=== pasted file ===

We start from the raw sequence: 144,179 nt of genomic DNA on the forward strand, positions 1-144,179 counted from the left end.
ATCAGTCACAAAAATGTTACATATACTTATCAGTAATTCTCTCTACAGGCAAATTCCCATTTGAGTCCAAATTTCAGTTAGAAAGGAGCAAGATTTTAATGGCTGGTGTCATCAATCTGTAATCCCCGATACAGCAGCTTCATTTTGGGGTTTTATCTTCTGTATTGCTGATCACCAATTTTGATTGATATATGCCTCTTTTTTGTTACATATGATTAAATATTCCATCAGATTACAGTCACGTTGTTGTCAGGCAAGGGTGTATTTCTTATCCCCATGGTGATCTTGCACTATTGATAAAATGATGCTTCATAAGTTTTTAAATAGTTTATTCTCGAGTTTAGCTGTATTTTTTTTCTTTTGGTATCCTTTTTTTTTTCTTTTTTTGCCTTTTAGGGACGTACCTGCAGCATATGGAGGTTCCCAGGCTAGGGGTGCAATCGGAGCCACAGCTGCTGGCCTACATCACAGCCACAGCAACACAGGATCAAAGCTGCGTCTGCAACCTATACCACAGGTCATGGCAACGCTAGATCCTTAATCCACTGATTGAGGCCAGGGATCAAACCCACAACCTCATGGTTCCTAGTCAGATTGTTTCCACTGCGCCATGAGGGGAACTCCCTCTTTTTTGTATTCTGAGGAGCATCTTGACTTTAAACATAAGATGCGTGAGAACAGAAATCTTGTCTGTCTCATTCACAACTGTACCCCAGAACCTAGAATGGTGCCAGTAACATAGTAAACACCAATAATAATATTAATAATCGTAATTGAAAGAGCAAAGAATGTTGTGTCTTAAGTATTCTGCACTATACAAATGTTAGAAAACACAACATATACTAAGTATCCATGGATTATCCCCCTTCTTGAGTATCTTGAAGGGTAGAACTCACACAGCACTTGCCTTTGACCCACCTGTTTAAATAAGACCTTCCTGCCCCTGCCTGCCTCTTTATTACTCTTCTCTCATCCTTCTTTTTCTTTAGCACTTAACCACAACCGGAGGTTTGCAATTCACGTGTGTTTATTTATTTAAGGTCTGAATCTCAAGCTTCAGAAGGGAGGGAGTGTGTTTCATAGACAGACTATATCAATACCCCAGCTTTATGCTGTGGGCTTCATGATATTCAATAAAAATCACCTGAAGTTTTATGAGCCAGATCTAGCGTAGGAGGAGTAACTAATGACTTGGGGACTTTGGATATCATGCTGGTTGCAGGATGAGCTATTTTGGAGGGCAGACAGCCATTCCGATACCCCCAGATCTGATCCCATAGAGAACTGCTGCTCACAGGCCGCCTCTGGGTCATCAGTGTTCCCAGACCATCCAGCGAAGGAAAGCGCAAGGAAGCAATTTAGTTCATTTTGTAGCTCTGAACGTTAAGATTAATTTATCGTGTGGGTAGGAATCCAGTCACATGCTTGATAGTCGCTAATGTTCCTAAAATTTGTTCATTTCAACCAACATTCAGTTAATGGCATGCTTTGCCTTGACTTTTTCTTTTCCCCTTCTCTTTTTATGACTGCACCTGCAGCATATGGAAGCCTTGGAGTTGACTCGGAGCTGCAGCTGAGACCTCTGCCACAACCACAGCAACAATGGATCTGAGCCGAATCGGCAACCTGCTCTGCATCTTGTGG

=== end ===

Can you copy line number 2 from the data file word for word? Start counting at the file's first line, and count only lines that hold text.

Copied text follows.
ATCAGTCACAAAAATGTTACATATACTTATCAGTAATTCTCTCTACAGGCAAATTCCCATTTGAGTCCAAATTTCAGTTAGAAAGGAGCAAGATTTTAATGGCTGGTGTCATCAATCTGTAATCCCCGATACAGCAGCTTCATTTTGGGGTTTTATCTTCTGTATTGCTGATCACCAATTTTGATTGATATATGCCTCTTTTTTGTTACATATGATTAAATATTCCATCAGATTACAGTCACGTTGTTGTCAGGCAAGGGTGTATTTCTTATCCCCATGGTGATCTTGCACTATTGATAAAATGATGCTTCATAAGTTTTTAAATAGTTTATTCTCGAGTTTAGCTGTATTTTTTTTCTTTTGGTATCCTTTTTTTTTTCTTTTTTTGCCTTTTAGGGACGTACCTGCAGCATATGGAGGTTCCCAGGCTAGGGGTGCAATCGGAGCCACAGCTGCTGGCCTACATCACAGCCACAGCAACACAGGATCAAAGCTGCGTCTGCAACCTATACCACAGGTCATGGCAACGCTAGATCCTTAATCCACTGATTGAGGCCAGGGATCAAACCCACAACCTCATGGTTCCTAGTCAGATTGTTTCCACTGCGCCATGAGGGGAACTCCCTCTTTTTTGTATTCTGAGGAGCATCTTGACTTTAAACATAAGATGCGTGAGAACAGAAATCTTGTCTGTCTCATTCACAACTGTACCCCAGAACCTAGAATGGTGCCAGTAACATAGTAAACACCAATAATAATATTAATAATCGTAATTGAAAGAGCAAAGAATGTTGTGTCTTAAGTATTCTGCACTATACAAATGTTAGAAAACACAACATATACTAAGTATCCATGGATTATCCCCCTTCTTGAGTATCTTGAAGGGTAGAACTCACACAGCACTTGCCTTTGACCCACCTGTTTAAATAAGACCTTCCTGCCCCTGCCTGCCTCTTTATTACTCTTCTCTCATCCTTCTTTTTCTTTAGCACTTAACCACAACCGGAGGTTTGCAATTCACGTGTGTTTATTTATTTAAGGTCTGAATCTCAAGCTTCAGAAGGGAGGGAGTGTGTTTCATAGACAGACTATATCAATACCCCAGCTTTATGCTGTGGGCTTCATGATATTCAATAAAAATCACCTGAAGTTTTATGAGCCAGATCTAGCGTAGGAGGAGTAACTAATGACTTGGGGACTTTGGATATCATGCTGGTTGCAGGATGAGCTATTTTGGAGGGCAGACAGCCATTCCGATACCCCCAGATCTGATCCCATAGAGAACTGCTGCTCACAGGCCGCCTCTGGGTCATCAGTGTTCCCAGACCATCCAGCGAAGGAAAGCGCAAGGAAGCAATTTAGTTCATTTTGTAGCTCTGAACGTTAAGATTAATTTATCGTGTGGGTAGGAATCCAGTCACATGCTTGATAGTCGCTAATGTTCCTAAAATTTGTTCATTTCAACCAACATTCAGTTAATGGCATGCTTTGCCTTGACTTTTTCTTTTCCCCTTCTCTTTTTATGACTGCACCTGCAGCATATGGAAGCCTTGGAGTTGACTCGGAGCTGCAGCTGAGACCTCTGCCACAACCACAGCAACAATGGATCTGAGCCGAATCGGCAACCTGCTCTGCATCTTGTGG